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  • By Yann Tear

Old Trafford fallout: Sanctimonious attacks get Fulham fans circling the wagons in defiance

Aleksandar Mitrovic did a bad, bad thing. Let's get that right straight away.

You do not yank the arm of a referee, whatever the provocation. Whatever the frustration felt in the moment, manhandling an official is absolute taboo. The Serb striker really should have had an in-built default to avoid such contact at all costs.

It was really poor that he was unable to show restraint when he must surely have known his actions would cost his team.

It is also hard to make a case for him feeling hard done by because of the decision to correctly award Man United a penalty and send off Willian for the handling offence which denied the home side a certain goal.

His lack of discipline will have ramifications for the rest of the season, with a 10-game ban likely.

Mitrovic can have few complaints. There has to be zero tolerance towards any aggression like that. Boss Marco Silva is also facing a touchline ban for disputing the Willian red card.

What does stick in the craw for Whites fans, however, is the suggestion, in many outlets, that this was an exceptionally malevolent act on ref Chris Kavanagh - unprecedented and particularly damaging to the game.

The Daily Mail sports writer Oliver Holt wrote: "Anger made Mitrovic and Silva look small, irrational and idiotic. Men to be pitied, not admired," adding: "Ban Mitrovic and throw the book at Silva too. They brought a fine club into disrepute on Sunday. Their behaviour was pathetic."

Paul Field the Referees' Association president, issued a statement saying: "We are sickened to witness yet another incident involving an assault on a match official.

"This time, the whole country saw what match officials risk every time they step on the field of play. We call upon the FA to take the strongest possible action for the greater good of the game."

Sickened to witness? Fulham's reputation in the mud? Such hysteria surely only invites accusations of hypocrisy. Many who recently watched Man United's 7-0 drubbing at Liverpool were probably sickened to witness the lack of action when Bruno Fernandes manhandled a linesman. And every week there is finger-pointing and unacceptable encircling of officials.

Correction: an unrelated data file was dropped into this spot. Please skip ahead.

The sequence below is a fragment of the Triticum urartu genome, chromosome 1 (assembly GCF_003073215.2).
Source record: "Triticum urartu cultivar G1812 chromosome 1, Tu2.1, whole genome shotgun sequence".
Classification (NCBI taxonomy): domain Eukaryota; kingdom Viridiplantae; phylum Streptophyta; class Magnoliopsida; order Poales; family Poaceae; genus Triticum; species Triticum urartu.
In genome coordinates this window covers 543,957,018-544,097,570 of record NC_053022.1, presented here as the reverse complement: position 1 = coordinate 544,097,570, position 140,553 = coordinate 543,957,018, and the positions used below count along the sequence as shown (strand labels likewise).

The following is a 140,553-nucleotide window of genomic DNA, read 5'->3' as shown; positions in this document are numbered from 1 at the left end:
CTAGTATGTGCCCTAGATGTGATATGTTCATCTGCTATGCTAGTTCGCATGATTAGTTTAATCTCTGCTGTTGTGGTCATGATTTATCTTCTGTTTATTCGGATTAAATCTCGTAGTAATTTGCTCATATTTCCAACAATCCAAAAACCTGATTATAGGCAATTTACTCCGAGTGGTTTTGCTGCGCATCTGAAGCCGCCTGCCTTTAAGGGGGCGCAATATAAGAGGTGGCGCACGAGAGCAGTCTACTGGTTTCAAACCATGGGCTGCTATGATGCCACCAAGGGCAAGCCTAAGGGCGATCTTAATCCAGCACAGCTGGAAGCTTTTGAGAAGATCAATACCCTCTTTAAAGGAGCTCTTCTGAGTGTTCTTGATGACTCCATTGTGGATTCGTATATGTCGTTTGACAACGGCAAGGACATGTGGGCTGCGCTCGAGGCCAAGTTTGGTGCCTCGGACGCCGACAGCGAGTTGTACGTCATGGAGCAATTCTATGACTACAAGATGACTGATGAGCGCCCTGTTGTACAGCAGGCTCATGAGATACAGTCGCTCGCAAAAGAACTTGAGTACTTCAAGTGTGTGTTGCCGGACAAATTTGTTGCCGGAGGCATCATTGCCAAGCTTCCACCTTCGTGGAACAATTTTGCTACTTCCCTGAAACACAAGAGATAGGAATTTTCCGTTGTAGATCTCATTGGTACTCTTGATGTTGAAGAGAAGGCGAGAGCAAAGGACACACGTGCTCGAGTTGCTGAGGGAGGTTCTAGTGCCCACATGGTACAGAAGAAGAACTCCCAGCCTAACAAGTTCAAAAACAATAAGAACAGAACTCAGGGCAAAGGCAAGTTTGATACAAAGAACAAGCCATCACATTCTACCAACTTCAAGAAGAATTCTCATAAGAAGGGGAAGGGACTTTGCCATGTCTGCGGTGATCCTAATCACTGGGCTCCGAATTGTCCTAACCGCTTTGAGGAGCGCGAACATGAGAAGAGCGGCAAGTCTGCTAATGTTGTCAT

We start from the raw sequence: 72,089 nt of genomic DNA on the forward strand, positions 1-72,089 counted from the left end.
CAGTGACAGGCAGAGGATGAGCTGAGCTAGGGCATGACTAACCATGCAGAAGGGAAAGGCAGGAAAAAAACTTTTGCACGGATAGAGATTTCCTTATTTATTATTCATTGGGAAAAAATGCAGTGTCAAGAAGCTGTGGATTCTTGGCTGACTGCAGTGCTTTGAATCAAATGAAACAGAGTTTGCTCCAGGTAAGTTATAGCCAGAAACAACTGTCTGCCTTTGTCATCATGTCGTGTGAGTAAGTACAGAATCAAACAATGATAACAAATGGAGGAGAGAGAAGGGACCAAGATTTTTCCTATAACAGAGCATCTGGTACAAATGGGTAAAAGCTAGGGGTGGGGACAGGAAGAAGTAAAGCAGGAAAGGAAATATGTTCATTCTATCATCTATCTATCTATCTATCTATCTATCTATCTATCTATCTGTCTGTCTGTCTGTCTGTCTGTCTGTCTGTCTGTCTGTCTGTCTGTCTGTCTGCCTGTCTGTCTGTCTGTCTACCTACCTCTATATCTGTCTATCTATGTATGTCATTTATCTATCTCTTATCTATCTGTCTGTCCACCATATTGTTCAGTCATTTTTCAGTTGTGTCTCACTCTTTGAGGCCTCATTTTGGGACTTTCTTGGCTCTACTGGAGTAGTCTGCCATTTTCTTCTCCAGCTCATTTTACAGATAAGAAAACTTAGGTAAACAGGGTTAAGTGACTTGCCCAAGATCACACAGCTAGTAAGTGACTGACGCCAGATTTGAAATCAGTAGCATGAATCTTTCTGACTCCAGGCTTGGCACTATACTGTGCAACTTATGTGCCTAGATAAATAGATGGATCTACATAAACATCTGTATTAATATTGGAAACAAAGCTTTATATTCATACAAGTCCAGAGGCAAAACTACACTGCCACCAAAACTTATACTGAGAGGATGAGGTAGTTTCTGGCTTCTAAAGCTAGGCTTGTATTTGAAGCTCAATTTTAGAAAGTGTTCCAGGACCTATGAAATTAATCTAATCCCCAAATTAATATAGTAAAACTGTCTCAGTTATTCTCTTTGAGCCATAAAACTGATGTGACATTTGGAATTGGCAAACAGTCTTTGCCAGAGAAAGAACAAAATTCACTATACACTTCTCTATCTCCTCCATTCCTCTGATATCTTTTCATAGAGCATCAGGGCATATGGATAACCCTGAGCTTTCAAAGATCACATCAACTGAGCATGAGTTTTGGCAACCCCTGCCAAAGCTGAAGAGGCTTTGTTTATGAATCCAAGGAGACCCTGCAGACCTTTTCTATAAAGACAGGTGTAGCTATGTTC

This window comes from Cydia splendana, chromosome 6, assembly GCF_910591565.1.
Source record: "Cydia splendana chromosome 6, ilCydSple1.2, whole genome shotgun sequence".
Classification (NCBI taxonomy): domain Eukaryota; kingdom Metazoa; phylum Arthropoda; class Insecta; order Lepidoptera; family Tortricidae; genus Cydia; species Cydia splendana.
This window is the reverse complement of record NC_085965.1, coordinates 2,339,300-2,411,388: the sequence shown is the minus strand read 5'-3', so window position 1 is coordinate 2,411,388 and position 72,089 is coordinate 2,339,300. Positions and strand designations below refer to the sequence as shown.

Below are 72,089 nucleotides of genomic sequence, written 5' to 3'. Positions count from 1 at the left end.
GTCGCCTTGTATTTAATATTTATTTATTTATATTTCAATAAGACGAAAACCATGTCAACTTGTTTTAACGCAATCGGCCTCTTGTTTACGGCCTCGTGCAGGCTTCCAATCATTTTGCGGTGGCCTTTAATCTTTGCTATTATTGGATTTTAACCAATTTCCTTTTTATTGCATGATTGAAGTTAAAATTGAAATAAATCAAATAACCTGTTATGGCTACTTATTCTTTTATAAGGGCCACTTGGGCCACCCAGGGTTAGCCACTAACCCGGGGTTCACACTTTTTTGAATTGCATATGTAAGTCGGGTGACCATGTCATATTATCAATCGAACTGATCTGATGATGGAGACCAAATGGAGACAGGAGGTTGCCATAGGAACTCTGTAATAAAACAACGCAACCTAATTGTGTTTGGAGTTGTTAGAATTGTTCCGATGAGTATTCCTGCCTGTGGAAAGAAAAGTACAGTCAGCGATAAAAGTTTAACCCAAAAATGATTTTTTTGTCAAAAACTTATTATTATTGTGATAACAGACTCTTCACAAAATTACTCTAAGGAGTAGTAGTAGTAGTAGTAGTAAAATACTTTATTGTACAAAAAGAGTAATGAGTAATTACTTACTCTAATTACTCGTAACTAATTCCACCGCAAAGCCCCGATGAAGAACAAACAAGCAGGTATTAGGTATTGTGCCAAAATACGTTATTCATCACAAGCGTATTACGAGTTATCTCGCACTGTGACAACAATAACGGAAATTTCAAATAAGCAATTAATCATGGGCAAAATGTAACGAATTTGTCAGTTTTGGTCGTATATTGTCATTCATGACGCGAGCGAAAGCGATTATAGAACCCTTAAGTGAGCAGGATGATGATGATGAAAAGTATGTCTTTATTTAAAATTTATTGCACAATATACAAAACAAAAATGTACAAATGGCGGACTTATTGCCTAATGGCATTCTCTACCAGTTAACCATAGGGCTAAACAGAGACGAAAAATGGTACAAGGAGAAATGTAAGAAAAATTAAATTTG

Henry Winter in the Times probably hit a fairer note when he observed: "FA will make an example of Mitrovic, but they also have to be consistent and tackle the routine hounding of officials most games.

"Refereeing standards would improve if promising young refs were not put off climbing the ladder by the abuse they endure at grass-roots level by kids imitating their elite role models."

That routine hounding of Kavanagh also included United players surrounding the official too, following Willian's goalline handling.

Many Fulham fans are also seething indignantly because while their star man gets set for a ban that could well rule him out for the rest of the season and stymie their bid to qualify for Europe next season, local rivals Brentford have a striker who faces charges of illegal betting - yet has been called up by England and continues to play.

The sense that Fulham are being unfairly vilified is very real. Their feelings of injustice will linger. But they will just have to take their medicine and ultimately agree Mitrovic made a terrible, foolhardy error of judgment.

Yet they are also right to resist the notion that the club's good name has somehow been tarnished and that what we saw was a stepping stone to the collapse of human civilisation.


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